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12 March 2001 Backscattering of ultrashort high-intensity laser pulses from solid targets at oblique incidence
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Back reflection of short, intense laser pulses at oblique incidence on solid targets is explained with a model where a periodic electron density modulation acts as a diffraction grating. The pump and reflected electromagnetic waves drive through the ponderomotive force the grating and the overall system becomes parametrically unstable. The basic equations governing this system are given. A linearized stability analysis yields the instability growth rate for a homogeneous plasma and the convective gain coefficients for the inhomogeneous case. The results support the feasibility of the suggested mechanism. An absolute instability is predicted to set on at a typical threshold intensity 1016 W/cm2, laser pulse length 100 fs, and spot size 30 micrometers . The instability is shown to saturate at a level of a few percent, because the higher harmonics in the electron density modulation turn the diffraction more diffuse thus reducing both the sustaining ponderomotive force and the back reflection coefficient.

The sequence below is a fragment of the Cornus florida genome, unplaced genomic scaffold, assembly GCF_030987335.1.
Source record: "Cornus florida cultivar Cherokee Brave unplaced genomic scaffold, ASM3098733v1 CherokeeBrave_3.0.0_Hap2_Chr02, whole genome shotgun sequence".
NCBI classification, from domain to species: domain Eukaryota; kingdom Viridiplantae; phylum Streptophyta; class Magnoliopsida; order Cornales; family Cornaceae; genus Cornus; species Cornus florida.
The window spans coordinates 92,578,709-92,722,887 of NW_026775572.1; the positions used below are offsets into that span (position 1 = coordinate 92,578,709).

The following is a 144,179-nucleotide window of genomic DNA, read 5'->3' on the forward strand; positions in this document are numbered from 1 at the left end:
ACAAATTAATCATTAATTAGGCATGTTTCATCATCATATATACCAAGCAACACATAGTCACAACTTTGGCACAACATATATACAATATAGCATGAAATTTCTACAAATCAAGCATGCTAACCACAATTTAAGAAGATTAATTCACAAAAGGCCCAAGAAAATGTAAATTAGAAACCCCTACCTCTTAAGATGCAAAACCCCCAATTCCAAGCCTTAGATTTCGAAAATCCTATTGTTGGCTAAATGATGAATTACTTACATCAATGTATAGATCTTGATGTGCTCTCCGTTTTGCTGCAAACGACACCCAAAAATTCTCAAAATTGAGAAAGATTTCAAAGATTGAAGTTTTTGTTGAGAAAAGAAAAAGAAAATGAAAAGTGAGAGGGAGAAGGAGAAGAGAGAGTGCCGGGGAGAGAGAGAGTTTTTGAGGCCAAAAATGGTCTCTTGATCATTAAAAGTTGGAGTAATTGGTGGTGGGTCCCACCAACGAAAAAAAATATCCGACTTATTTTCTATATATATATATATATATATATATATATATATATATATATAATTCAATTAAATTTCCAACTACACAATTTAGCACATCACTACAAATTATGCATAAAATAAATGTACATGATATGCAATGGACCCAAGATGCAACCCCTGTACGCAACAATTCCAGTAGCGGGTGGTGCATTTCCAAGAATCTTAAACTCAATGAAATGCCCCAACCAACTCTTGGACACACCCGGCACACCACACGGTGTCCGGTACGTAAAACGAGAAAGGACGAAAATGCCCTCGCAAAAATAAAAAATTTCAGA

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Aleksandr A. Andreev, Konstantin Y. Platonov, and Rainer R. E. Salomaa "Backscattering of ultrashort high-intensity laser pulses from solid targets at oblique incidence", Proc. SPIE 4352, Laser Optics 2000: Ultrafast Optics and Superstrong Laser Fields, (12 March 2001);

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